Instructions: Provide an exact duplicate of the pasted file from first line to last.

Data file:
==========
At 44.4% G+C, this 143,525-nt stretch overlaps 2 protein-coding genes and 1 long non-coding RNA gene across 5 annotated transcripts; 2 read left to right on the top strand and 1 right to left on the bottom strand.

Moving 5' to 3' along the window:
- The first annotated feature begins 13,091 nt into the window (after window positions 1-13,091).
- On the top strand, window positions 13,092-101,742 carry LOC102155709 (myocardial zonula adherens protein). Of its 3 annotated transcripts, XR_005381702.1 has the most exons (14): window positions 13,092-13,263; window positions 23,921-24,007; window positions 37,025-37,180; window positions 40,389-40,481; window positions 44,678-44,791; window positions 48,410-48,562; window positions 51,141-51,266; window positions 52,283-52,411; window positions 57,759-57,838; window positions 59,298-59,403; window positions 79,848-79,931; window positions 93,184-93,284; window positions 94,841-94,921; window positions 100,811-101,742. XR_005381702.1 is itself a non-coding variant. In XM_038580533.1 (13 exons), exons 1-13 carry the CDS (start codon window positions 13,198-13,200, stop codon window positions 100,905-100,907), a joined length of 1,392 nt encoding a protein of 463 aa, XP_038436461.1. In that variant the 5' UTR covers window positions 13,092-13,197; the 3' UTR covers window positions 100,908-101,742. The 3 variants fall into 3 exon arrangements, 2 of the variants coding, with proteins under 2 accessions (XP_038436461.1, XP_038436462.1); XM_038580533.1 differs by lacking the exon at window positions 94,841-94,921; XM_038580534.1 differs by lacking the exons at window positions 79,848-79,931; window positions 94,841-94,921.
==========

At 44.4% G+C, this 143,525-nt stretch overlaps 2 protein-coding genes and 1 long non-coding RNA gene across 5 annotated transcripts; 2 read left to right on the top strand and 1 right to left on the bottom strand.

Moving 5' to 3' along the window:
- The first annotated feature begins 13,091 nt into the window (after window positions 1-13,091).
- On the top strand, window positions 13,092-101,742 carry LOC102155709 (myocardial zonula adherens protein). Of its 3 annotated transcripts, XR_005381702.1 has the most exons (14): window positions 13,092-13,263; window positions 23,921-24,007; window positions 37,025-37,180; window positions 40,389-40,481; window positions 44,678-44,791; window positions 48,410-48,562; window positions 51,141-51,266; window positions 52,283-52,411; window positions 57,759-57,838; window positions 59,298-59,403; window positions 79,848-79,931; window positions 93,184-93,284; window positions 94,841-94,921; window positions 100,811-101,742. XR_005381702.1 is itself a non-coding variant. In XM_038580533.1 (13 exons), exons 1-13 carry the CDS (start codon window positions 13,198-13,200, stop codon window positions 100,905-100,907), a joined length of 1,392 nt encoding a protein of 463 aa, XP_038436461.1. In that variant the 5' UTR covers window positions 13,092-13,197; the 3' UTR covers window positions 100,908-101,742. The 3 variants fall into 3 exon arrangements, 2 of the variants coding, with proteins under 2 accessions (XP_038436461.1, XP_038436462.1); XM_038580533.1 differs by lacking the exon at window positions 94,841-94,921; XM_038580534.1 differs by lacking the exons at window positions 79,848-79,931; window positions 94,841-94,921.